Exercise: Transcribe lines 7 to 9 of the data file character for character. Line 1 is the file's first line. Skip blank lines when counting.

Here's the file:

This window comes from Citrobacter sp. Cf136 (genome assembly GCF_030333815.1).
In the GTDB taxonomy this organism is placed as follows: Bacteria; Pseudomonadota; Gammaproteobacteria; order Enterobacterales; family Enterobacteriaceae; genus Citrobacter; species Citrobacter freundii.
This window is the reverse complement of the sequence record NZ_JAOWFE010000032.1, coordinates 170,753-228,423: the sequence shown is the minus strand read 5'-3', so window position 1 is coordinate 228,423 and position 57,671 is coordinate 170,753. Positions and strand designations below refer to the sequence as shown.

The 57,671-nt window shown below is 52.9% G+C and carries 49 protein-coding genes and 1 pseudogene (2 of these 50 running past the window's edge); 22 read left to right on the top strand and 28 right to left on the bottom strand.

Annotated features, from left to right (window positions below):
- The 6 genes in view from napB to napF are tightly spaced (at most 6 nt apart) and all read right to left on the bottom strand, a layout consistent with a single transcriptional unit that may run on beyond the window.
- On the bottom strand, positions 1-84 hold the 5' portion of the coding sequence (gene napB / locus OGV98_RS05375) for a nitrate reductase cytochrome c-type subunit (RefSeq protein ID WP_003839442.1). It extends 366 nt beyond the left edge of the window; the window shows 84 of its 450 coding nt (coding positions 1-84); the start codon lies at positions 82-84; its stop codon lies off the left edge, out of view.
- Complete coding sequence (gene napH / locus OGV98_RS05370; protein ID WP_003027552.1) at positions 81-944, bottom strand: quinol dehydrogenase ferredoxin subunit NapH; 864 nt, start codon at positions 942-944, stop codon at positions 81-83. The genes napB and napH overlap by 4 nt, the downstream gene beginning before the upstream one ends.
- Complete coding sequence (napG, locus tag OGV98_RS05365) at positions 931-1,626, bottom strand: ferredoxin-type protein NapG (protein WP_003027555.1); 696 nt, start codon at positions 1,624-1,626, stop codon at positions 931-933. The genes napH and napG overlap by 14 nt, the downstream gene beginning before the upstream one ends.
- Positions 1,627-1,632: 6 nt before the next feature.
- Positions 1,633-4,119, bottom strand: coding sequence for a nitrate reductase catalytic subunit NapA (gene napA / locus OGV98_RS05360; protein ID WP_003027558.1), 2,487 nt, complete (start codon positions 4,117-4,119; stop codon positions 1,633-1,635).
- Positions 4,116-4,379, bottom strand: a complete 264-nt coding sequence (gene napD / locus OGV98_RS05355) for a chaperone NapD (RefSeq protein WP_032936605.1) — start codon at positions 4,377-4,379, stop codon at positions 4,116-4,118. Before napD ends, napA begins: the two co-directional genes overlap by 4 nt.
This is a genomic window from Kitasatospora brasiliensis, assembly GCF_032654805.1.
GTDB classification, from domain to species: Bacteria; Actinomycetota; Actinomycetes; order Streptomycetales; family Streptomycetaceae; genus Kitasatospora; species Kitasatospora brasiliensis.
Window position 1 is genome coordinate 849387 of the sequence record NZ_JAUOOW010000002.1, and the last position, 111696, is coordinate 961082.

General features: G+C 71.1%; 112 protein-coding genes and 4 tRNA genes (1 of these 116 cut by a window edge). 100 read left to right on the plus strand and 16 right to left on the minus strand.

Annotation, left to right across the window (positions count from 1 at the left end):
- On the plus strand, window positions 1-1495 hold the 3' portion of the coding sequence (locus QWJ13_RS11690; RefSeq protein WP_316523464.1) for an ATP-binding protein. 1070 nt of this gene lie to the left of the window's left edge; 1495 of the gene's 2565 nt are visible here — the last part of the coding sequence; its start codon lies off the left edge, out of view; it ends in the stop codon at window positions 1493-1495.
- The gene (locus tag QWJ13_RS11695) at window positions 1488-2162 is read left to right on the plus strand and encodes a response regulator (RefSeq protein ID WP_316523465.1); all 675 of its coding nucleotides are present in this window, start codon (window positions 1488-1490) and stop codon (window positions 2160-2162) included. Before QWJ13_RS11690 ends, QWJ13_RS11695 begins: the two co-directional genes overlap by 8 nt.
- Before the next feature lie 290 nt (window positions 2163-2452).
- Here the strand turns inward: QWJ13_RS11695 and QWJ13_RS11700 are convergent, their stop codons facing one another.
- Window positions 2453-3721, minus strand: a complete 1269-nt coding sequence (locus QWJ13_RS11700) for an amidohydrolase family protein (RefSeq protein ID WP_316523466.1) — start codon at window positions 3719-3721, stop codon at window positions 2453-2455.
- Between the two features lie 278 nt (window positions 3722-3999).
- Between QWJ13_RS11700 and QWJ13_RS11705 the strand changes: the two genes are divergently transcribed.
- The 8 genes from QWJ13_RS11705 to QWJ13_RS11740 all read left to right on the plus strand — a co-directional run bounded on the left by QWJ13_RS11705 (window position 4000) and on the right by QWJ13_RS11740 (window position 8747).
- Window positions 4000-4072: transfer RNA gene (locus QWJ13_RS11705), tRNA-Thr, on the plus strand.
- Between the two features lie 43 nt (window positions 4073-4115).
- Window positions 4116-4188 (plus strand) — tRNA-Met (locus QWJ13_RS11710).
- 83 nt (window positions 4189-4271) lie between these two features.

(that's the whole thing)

- On the bottom strand, positions 1-84 hold the 5' portion of the coding sequence (gene napB / locus OGV98_RS05375) for a nitrate reductase cytochrome c-type subunit (RefSeq protein ID WP_003839442.1). It extends 366 nt beyond the left edge of the window; the window shows 84 of its 450 coding nt (coding positions 1-84); the start codon lies at positions 82-84; its stop codon lies off the left edge, out of view.
- Complete coding sequence (gene napH / locus OGV98_RS05370; protein ID WP_003027552.1) at positions 81-944, bottom strand: quinol dehydrogenase ferredoxin subunit NapH; 864 nt, start codon at positions 942-944, stop codon at positions 81-83. The genes napB and napH overlap by 4 nt, the downstream gene beginning before the upstream one ends.
- Complete coding sequence (napG, locus tag OGV98_RS05365) at positions 931-1,626, bottom strand: ferredoxin-type protein NapG (protein WP_003027555.1); 696 nt, start codon at positions 1,624-1,626, stop codon at positions 931-933. The genes napH and napG overlap by 14 nt, the downstream gene beginning before the upstream one ends.